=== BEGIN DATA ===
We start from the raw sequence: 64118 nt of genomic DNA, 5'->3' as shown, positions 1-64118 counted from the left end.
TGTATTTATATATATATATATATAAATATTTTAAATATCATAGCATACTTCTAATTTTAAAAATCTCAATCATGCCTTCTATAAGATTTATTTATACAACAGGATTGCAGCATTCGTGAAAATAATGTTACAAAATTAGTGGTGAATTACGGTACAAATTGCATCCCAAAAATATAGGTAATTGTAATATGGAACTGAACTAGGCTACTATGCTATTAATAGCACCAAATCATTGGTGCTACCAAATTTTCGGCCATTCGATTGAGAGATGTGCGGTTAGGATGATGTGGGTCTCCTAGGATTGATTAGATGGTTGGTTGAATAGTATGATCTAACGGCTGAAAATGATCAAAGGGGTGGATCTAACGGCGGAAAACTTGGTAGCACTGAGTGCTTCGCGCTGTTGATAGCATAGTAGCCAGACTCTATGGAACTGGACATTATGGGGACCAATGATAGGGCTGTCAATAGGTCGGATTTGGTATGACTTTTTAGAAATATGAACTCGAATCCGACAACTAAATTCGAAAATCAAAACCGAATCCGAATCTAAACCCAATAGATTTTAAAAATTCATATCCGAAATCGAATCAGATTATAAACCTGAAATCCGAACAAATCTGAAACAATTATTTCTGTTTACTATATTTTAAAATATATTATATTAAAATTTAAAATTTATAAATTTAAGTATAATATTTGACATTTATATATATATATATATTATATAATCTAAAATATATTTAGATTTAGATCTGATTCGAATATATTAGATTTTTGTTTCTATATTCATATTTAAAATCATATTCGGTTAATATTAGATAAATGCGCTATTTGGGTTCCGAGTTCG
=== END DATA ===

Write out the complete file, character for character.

We start from the raw sequence: 64118 nt of genomic DNA, 5'->3' as shown, positions 1-64118 counted from the left end.
TGTATTTATATATATATATATATAAATATTTTAAATATCATAGCATACTTCTAATTTTAAAAATCTCAATCATGCCTTCTATAAGATTTATTTATACAACAGGATTGCAGCATTCGTGAAAATAATGTTACAAAATTAGTGGTGAATTACGGTACAAATTGCATCCCAAAAATATAGGTAATTGTAATATGGAACTGAACTAGGCTACTATGCTATTAATAGCACCAAATCATTGGTGCTACCAAATTTTCGGCCATTCGATTGAGAGATGTGCGGTTAGGATGATGTGGGTCTCCTAGGATTGATTAGATGGTTGGTTGAATAGTATGATCTAACGGCTGAAAATGATCAAAGGGGTGGATCTAACGGCGGAAAACTTGGTAGCACTGAGTGCTTCGCGCTGTTGATAGCATAGTAGCCAGACTCTATGGAACTGGACATTATGGGGACCAATGATAGGGCTGTCAATAGGTCGGATTTGGTATGACTTTTTAGAAATATGAACTCGAATCCGACAACTAAATTCGAAAATCAAAACCGAATCCGAATCTAAACCCAATAGATTTTAAAAATTCATATCCGAAATCGAATCAGATTATAAACCTGAAATCCGAACAAATCTGAAACAATTATTTCTGTTTACTATATTTTAAAATATATTATATTAAAATTTAAAATTTATAAATTTAAGTATAATATTTGACATTTATATATATATATATATTATATAATCTAAAATATATTTAGATTTAGATCTGATTCGAATATATTAGATTTTTGTTTCTATATTCATATTTAAAATCATATTCGGTTAATATTAGATAAATGCGCTATTTGGGTTCCGAGTTCG